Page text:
BRIDGES BUILT BY DECADE
NUMBER OF BRIDGES
1400 1200 1000 800 600 400 200 0
492 267 58
Up to 1930
1930s 1940s 1950s 1960s 1970s 1980s 1990s 2000s
There are 4,720 bridges in the ADOT system, many of which are located in urban areas of the state. More than 70 percent of the 4,720 bridges in the ADOT system have been built since the 1960s, and 1,341 of the state's bridges were built since 1980. Bridges built in the past few decades incorporate modern engineering features and redundant structural systems to enhance the safety and longevity of bridges. The two most common types of bridges in urban areas are: � � Cast-in-place, post-tensioned concrete box girder bridges. Pre-cast, pre-stressed concrete girder bridges.
Cast-in-place, post-tensioned: Interstate 10 to Loop 202
Pre-cast, pre-stressed: SR 51 HOV bridge
Both types are known for their durability and structural efficiency. Bridge design and construction has improved dramatically over the past several decades as designers and builders adopted new technologies and methods. Most bridges built in the last 30 years incorporated a certain level of redundancy, which prevents a bridge collapse if a bridge member fractures or fails in some way.
The terms "structurally deficient," "functionally obsolete," and "sufficiency rating" became household terms in the wake of the I-35 W bridge collapse in Minneapolis. For many people, these terms can make a bridge sound as if it is unsafe. But, what do they mean?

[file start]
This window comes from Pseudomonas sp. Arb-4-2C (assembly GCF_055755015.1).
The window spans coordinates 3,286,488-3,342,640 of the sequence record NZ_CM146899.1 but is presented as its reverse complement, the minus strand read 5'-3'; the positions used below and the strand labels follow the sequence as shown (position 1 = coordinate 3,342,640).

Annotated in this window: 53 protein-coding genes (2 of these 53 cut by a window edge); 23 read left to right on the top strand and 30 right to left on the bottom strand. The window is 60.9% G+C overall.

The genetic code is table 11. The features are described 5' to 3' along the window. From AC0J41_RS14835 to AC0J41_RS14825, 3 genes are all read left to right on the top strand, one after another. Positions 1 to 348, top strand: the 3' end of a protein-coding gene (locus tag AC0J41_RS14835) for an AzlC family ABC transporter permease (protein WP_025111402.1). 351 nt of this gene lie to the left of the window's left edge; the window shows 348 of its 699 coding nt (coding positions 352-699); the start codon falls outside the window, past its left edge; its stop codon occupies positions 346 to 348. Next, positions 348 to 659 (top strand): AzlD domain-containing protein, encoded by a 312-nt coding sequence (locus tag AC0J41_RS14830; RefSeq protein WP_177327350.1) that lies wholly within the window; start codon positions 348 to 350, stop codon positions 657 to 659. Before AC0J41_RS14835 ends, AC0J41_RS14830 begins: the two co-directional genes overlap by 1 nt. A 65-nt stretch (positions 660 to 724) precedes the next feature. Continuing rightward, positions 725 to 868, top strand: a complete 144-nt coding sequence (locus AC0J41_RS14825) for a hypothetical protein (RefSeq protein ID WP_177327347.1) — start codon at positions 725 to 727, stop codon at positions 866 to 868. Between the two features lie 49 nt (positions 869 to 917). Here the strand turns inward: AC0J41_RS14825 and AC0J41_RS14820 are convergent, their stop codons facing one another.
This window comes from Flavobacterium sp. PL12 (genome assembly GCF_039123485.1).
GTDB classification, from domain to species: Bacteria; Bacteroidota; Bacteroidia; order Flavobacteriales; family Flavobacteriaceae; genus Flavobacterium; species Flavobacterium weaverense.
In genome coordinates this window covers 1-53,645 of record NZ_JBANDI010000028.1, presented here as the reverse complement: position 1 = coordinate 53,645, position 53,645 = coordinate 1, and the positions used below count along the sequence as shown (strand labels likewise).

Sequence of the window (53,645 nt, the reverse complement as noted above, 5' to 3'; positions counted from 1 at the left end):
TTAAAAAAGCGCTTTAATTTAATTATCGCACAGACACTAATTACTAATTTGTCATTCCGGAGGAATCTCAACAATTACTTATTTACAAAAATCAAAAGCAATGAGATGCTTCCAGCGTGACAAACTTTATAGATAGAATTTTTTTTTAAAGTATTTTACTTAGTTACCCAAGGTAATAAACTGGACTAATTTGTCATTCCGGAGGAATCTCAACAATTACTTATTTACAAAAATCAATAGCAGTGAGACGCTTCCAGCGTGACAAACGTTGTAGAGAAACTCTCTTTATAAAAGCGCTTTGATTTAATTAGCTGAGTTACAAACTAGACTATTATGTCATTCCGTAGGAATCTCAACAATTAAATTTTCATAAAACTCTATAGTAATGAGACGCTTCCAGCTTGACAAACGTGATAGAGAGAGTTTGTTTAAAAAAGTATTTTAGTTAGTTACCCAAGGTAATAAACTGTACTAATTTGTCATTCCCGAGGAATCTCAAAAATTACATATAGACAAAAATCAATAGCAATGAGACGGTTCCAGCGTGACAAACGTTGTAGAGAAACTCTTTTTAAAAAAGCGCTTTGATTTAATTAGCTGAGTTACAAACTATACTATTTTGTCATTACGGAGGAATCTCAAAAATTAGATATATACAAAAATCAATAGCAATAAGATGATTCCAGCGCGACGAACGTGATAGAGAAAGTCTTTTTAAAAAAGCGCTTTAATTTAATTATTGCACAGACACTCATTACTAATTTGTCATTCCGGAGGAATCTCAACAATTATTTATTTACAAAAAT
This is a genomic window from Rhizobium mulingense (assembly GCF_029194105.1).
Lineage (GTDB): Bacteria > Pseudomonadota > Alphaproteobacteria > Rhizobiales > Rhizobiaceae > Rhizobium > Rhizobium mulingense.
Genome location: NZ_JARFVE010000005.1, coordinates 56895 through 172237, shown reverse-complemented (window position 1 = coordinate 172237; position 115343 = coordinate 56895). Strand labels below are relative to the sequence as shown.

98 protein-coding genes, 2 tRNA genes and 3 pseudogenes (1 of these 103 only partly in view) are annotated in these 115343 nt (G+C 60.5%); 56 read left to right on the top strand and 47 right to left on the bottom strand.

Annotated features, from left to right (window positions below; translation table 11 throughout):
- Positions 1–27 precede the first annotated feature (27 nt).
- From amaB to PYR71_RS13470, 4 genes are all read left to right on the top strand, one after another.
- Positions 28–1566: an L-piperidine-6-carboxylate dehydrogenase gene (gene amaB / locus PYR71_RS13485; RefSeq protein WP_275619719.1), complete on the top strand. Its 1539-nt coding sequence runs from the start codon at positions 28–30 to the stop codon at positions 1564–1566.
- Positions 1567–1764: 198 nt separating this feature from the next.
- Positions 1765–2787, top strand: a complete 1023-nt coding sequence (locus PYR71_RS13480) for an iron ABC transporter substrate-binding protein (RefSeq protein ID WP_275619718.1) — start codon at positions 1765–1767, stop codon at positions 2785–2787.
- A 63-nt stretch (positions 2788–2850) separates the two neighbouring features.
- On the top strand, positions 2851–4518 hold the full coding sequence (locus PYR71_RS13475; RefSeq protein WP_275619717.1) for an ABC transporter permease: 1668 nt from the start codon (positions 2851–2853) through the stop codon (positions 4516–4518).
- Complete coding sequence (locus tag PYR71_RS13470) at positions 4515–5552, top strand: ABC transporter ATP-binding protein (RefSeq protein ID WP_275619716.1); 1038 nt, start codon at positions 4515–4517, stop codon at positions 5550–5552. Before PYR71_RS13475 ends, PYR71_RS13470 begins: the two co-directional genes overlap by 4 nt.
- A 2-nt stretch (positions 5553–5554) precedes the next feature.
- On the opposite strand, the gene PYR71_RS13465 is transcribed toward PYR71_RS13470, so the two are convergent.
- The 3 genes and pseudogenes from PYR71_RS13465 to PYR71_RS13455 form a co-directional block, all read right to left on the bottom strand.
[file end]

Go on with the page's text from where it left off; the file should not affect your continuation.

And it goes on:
Structurally Deficient � This term means a component of the bridge needs rehabilitation. Namely, the bridge deck,
superstructure or substructure condition rating, as determined through a bridge inspection, is below a certain threshold. For example, it could mean the bridge deck � the pavement motorists travel on � is in poor condition and needs repair. A deficient classification does not mean a bridge is likely to collapse or that it is unsafe.
Functionally Obsolete � A bridge is considered to be "functionally obsolete" if it has sub-standard geometric features, such as
narrow lanes, narrow shoulders, poor approach roadway alignment or inadequate clearance. An example could be an older bridge on an interstate highway that lacks a vertical height of 16 feet, the current standard.
Sufficiency Rating � The rating is a numeric value indicative of a bridge's sufficiency to remain in service. This value varies